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How to read a clay target successfully

Knowing how to 'read' the target well will transform your shooting

read a clay target

What makes us pull the trigger when we do and where should the gun be pointing when we do so?

And how do we learn to pull the trigger at exactly the right moment when the barrels are pointing in exactly the right direction?

Why is it that doing everything in a certain way means you can usually hit a crossing target, say, but utilising the same techniques on a quartering, going away bird ends up with a line of zeroes on your scorecard?

The difference is generally put down to our ability to ‘read’ a target.

clay pigeon kill zone

Practice and practice again

It’s like everything, practice does make perfect.

And shooting is a typical example.

You may have spent ages in front of a mirror perfecting your gun mounting technique, a small fortune on having your gun fitted properly and hours down at the clayshooting range attempting to hit targets.

This will improve your scores but for a dramatic increase in your hit rate you really need to know where to point the gun – and why you’re doing so – before you pull the trigger!

This is where being able to read a clay target is so important

These are the basics.

  • Any type of clay target will always travel at several feet per second, as will the stream of shot from your gun.
  • You need to arrange a collision and make sure the target hits the stream of shot.
  • Shoot slightly ahead of the target to ensure a hit. If you aim at the clay it will have moved on by the time the shot reaches the intial position.
  • Aim at the target and you’ll miss behind.
  • So pull the trigger when the muzzles are ahead of the bird and the clay will run into the stream of shot, resulting in a broken clay.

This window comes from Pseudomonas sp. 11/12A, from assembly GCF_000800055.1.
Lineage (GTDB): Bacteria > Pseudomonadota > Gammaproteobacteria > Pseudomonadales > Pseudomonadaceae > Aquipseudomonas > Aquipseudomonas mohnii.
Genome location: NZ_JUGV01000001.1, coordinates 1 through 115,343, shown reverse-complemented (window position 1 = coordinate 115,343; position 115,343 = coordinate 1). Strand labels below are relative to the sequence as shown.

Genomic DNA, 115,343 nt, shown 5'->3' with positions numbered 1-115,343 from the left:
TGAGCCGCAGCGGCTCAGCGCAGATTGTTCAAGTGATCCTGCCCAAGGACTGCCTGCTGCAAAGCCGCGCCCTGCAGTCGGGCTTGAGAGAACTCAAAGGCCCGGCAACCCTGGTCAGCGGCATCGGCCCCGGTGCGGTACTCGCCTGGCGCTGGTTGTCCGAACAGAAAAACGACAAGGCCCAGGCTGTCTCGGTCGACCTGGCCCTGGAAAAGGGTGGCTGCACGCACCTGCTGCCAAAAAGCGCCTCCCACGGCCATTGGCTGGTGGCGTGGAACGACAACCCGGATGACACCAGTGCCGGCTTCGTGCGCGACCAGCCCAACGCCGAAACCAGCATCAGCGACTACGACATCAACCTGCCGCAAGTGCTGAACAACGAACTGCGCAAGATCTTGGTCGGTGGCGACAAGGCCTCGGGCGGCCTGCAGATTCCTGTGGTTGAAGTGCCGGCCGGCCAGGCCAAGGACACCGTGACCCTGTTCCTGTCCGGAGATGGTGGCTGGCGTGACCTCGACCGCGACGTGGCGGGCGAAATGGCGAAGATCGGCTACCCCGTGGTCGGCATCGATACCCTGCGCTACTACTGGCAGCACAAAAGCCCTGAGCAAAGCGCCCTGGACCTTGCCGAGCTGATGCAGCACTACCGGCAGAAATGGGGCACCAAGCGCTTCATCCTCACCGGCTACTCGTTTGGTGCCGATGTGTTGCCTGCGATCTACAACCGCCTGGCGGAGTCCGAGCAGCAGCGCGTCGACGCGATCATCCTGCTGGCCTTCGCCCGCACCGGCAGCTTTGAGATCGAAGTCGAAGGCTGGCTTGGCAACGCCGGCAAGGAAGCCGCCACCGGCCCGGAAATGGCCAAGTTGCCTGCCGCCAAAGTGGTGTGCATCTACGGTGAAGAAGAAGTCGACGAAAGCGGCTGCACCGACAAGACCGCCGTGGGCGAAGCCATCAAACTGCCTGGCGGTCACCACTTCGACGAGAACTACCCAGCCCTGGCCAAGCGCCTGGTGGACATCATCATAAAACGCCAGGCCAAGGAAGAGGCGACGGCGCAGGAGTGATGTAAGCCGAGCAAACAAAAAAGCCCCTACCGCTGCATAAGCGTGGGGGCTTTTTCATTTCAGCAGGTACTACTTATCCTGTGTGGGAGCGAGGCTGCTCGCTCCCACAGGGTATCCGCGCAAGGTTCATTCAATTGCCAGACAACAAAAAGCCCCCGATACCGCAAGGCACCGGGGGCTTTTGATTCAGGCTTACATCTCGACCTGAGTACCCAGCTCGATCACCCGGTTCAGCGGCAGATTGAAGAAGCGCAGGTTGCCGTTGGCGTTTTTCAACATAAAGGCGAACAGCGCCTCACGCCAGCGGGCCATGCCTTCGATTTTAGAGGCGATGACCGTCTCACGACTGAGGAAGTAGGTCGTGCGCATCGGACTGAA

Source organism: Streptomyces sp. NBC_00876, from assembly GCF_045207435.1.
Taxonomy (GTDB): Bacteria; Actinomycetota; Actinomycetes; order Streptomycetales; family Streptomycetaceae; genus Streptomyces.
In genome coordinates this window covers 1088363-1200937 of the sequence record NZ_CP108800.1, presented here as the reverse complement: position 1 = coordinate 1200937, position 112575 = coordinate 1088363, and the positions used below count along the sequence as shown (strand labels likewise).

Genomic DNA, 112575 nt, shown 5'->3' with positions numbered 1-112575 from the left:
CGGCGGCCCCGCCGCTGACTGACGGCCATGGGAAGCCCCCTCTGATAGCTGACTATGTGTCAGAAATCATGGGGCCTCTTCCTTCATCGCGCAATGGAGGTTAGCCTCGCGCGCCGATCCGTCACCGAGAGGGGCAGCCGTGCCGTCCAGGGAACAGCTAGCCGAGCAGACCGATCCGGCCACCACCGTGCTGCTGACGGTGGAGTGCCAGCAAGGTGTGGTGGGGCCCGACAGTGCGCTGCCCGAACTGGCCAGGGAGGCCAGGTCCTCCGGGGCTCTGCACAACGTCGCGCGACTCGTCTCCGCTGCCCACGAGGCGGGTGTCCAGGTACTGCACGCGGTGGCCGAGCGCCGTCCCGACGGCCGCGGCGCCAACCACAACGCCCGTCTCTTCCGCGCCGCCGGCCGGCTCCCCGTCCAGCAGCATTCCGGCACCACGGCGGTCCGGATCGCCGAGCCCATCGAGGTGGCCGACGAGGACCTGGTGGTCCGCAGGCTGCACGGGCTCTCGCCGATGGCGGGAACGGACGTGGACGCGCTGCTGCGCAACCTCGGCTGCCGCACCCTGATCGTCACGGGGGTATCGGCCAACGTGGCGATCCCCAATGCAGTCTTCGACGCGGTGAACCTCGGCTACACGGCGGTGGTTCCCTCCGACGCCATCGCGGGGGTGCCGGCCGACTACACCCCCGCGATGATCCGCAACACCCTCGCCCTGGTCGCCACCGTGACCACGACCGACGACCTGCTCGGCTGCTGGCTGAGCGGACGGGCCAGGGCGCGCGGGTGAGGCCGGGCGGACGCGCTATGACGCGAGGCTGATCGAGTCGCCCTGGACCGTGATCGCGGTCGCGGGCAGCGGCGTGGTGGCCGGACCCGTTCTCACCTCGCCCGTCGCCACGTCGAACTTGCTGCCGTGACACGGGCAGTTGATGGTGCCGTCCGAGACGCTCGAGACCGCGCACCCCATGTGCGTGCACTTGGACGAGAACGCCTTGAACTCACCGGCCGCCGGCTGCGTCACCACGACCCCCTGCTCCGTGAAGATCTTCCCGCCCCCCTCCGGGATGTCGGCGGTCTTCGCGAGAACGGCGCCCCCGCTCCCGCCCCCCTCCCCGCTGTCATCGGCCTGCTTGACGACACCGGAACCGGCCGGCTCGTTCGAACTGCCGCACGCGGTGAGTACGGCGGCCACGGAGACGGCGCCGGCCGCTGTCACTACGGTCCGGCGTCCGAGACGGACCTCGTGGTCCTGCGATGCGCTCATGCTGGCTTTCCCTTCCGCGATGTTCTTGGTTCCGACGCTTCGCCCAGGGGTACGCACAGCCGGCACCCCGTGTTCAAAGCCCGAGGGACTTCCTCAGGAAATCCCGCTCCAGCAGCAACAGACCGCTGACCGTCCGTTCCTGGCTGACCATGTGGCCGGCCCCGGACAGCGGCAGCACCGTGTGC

What about the muzzles?

Where do you point the muzzles of the gun as you pull the trigger? Obviously in front of the clay to arrange the collision, but where exactly?

With certain disciplines, skeet for example, a clay is much easier to read as the targets always travel on an identical flightpath and at the same speed.

With sporting layouts, however, every stand can be different so the ability to read a target effectively is a skill worth practising.

Forward planning

One of the most important aspects of reading a target is forward planning. You can judge a great deal by watching how the bird is presented before you attempt to kill it.

Think about the following:

  • Is the clay veering slightly to one side?
  • If so, which way?
  • How long is it before gravity really starts to affect the clay?
  • How quickly does it then start to drop?
  • What about the change in velocity? If your preferred kill point on a particular stand is quite close to the trap, the velocity (or speed) of the clay is going to be significantly higher than what it would be towards the end of the bird’s travel.

Useful pointers to judge distance

  • Consider the distance from the stand to your kill point.
  • If a target appears from above the tree line it’s probably only about 25 yards above you.
  • In shooting terms this is pretty close so you probably won’t need that much lead, even if it does look miles up in the air.
  • Think about conditions. The stand may be calm but the wind over the treetops could make the clay duck, dive and potentially veer off a straight trajectory.
  • Think about the terrain and the mindset of the course designer. Ask yourself, “am I being conned here?”



Reading clay targets

Let’s see how to face a crosser.

  • Have a really close look at how the bird is being presented (it often helps to follow the clay’s line of travel with your finger) – to decide where you can  ‘pick up’ the clay (the point at which you first see it) and determine where the ‘kill’ point is (where the clay is actually going to be broken.)


  • As the bird accelerates out of the trap it gains height slightly, then starts to curve around to the right a little before it slows and starts dropping.
  • Our preferred kill point is where the clay is still climbing slightly.
  • So the muzzle of the gun needs to be slightly in front of, a little to the right, and maybe on or just a little above the target at the moment we pull the trigger.
  • Keep the swing going after the cartridge has been fired.
  • The amount of lead we give depends on recalling and utilising a similar target from our memory bank of ‘sight pictures.’ And of course the more you shoot, the experience you will have.

More tips on reading clays

Make sure you know exactly where the clay is going to appear. Try and use a convenient reference point – a twig or branch on a tree or hedge – to help you remember.

Watch how the target is presented; face on, belly or edge on. Remember that a clay presented edge on may appear to be further away than it really is, luring you into giving too much lead. Conversely, a belly up clay can appear large, even though it may be a long-range target.

A clear background (like the sky) can mislead you into thinking the target is further away from you than it actually is, because you have no readily available points of reference.